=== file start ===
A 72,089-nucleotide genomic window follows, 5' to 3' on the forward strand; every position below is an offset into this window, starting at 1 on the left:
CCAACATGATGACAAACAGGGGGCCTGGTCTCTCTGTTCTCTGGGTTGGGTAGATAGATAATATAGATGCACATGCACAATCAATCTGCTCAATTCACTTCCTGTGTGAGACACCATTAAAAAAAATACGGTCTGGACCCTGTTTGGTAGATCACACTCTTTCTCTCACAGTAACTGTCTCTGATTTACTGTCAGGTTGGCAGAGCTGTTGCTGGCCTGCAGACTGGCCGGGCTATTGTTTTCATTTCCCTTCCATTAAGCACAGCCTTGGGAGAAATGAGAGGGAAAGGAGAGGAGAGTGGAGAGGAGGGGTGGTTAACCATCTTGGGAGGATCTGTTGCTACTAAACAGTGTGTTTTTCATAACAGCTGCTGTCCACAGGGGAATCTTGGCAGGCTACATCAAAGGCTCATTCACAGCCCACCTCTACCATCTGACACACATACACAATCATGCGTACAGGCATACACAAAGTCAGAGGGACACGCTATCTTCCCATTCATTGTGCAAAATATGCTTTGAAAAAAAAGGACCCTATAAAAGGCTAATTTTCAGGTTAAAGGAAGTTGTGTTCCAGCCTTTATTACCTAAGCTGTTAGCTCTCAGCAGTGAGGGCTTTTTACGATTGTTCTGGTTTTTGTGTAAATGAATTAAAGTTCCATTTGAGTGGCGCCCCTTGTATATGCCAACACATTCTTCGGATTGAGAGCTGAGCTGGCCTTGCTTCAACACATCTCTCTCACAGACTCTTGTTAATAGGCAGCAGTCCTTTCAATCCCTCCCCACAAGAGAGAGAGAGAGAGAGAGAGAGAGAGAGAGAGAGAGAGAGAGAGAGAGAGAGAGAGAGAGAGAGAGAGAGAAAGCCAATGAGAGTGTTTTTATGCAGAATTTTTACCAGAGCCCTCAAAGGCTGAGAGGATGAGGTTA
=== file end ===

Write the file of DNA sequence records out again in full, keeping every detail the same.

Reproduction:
A 72,089-nucleotide genomic window follows, 5' to 3' on the forward strand; every position below is an offset into this window, starting at 1 on the left:
CCAACATGATGACAAACAGGGGGCCTGGTCTCTCTGTTCTCTGGGTTGGGTAGATAGATAATATAGATGCACATGCACAATCAATCTGCTCAATTCACTTCCTGTGTGAGACACCATTAAAAAAAATACGGTCTGGACCCTGTTTGGTAGATCACACTCTTTCTCTCACAGTAACTGTCTCTGATTTACTGTCAGGTTGGCAGAGCTGTTGCTGGCCTGCAGACTGGCCGGGCTATTGTTTTCATTTCCCTTCCATTAAGCACAGCCTTGGGAGAAATGAGAGGGAAAGGAGAGGAGAGTGGAGAGGAGGGGTGGTTAACCATCTTGGGAGGATCTGTTGCTACTAAACAGTGTGTTTTTCATAACAGCTGCTGTCCACAGGGGAATCTTGGCAGGCTACATCAAAGGCTCATTCACAGCCCACCTCTACCATCTGACACACATACACAATCATGCGTACAGGCATACACAAAGTCAGAGGGACACGCTATCTTCCCATTCATTGTGCAAAATATGCTTTGAAAAAAAAGGACCCTATAAAAGGCTAATTTTCAGGTTAAAGGAAGTTGTGTTCCAGCCTTTATTACCTAAGCTGTTAGCTCTCAGCAGTGAGGGCTTTTTACGATTGTTCTGGTTTTTGTGTAAATGAATTAAAGTTCCATTTGAGTGGCGCCCCTTGTATATGCCAACACATTCTTCGGATTGAGAGCTGAGCTGGCCTTGCTTCAACACATCTCTCTCACAGACTCTTGTTAATAGGCAGCAGTCCTTTCAATCCCTCCCCACAAGAGAGAGAGAGAGAGAGAGAGAGAGAGAGAGAGAGAGAGAGAGAGAGAGAGAGAGAGAGAGAGAGAGAGAGAAAGCCAATGAGAGTGTTTTTATGCAGAATTTTTACCAGAGCCCTCAAAGGCTGAGAGGATGAGGTTA